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Steel imports down slightly in February

Keywords: Tags  steel imports, oil country goods, semi-finished, Michelle Applebaum, Steel Market Intelligence, catherine ngai

NEW YORK — Steel imports arriving at U.S. ports were poised to slide in February, due largely to a decrease in shipments of hot-rolled sheet, hot-dipped galvanized sheet and strip, and oil country goods.

February steel license applications totaled 2.32 million tonnes, down 0.8 percent from January’s preliminary import figure of 2.34 million tonnes and 6 percent lower than 2.47 million tonnes in February last year, according to data from the U.S. Commerce Department’s Import Administration.

Much of the decline was seen in oil country goods, which fell 29 percent to 184,017 tonnes; hot-dipped galvanized sheet and strip, down 17.1 percent to 147,837 tonnes; and hot-rolled sheet, which declined 13.3 percent to 177,265 tonnes.

But imports of semifinished material increased 31.7 percent to 554,412 tonnes, which some sources said was a result of inventory buildup.

"A big driver of the increased semifinished tonnage is the likelihood that (ThyssenKrupp AG’s Alabama mill) continued to build slab inventory ahead of a potential longshoremen strike (which was not averted until early February) as Brazilian semifinished imports rose 15.9 percent," Michelle Applebaum, managing partner at Chicago-based Steel Market Intelligence, wrote in a note. Overall, semifinished imports were up from the five largest sources: Brazil, Russia, Japan, Mexico and Canada.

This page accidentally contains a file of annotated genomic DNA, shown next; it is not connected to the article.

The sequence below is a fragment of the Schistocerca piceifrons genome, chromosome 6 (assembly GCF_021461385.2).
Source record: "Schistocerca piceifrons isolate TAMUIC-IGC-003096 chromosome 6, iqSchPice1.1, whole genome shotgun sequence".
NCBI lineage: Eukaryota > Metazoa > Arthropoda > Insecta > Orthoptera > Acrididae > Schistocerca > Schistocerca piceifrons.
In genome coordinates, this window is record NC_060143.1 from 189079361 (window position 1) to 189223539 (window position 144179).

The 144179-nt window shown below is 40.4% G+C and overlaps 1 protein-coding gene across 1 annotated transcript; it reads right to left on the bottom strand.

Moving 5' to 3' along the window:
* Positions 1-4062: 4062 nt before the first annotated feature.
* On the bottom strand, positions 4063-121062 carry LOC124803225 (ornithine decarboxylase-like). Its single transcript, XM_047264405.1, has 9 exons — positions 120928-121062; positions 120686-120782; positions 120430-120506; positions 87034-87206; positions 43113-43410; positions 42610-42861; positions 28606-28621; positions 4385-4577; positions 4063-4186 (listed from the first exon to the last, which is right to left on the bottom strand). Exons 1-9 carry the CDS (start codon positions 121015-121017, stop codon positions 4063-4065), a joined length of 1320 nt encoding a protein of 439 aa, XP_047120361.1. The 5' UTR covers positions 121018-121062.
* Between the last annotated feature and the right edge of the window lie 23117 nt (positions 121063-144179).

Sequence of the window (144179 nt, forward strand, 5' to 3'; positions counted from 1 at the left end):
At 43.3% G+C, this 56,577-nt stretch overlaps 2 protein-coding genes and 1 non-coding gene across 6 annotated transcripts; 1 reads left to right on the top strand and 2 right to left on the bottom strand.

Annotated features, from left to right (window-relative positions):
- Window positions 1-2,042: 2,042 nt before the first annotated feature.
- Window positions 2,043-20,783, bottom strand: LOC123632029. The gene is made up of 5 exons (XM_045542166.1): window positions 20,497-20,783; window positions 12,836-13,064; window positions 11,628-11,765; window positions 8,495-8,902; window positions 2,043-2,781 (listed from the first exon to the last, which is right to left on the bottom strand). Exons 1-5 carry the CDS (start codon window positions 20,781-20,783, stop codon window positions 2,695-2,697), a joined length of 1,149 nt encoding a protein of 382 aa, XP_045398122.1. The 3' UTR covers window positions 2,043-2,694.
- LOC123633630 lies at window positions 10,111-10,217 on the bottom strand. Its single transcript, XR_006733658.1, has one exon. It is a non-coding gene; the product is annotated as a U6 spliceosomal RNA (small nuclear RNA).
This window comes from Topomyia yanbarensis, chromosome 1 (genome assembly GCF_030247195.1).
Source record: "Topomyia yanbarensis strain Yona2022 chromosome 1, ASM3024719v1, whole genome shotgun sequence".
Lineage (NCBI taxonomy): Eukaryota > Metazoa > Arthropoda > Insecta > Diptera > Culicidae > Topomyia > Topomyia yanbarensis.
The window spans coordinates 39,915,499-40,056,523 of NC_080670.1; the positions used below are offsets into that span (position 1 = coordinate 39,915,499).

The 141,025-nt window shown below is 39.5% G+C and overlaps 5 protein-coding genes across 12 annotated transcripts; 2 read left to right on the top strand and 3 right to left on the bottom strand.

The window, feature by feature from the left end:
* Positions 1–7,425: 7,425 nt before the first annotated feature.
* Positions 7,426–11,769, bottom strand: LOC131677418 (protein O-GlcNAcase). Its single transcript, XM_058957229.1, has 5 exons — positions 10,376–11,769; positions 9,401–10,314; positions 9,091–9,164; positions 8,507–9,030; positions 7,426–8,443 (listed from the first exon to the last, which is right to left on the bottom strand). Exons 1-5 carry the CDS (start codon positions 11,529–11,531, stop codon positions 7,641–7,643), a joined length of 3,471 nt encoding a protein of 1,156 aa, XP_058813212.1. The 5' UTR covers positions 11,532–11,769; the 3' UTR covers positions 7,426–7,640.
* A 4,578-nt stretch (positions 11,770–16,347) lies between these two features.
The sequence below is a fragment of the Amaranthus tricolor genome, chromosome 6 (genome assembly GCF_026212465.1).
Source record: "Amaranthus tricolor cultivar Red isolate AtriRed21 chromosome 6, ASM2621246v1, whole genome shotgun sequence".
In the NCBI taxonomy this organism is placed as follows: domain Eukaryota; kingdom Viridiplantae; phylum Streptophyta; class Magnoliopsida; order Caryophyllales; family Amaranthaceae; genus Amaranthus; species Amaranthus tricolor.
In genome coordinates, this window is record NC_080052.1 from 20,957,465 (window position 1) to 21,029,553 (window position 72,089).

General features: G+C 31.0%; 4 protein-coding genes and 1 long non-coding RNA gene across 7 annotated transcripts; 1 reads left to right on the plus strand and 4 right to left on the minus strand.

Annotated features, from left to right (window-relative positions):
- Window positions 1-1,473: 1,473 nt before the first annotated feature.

Cut-to-length plate imports also increased in February, jumping 92.1 percent to 85,918 tonnes due to major shipments from Germany and France, and shipments of plate in coil rose 31.6 percent to 82,969 tonnes.

Market sources have said that finding traction on the spot market for foreign commodity flat products remains difficult as a result of softening U.S. prices.

"Given rising global steel pricing trends and flat-to-down domestic long- and flat-product prices in recent months, we expect imports to moderate through the next few months," Applebaum said.

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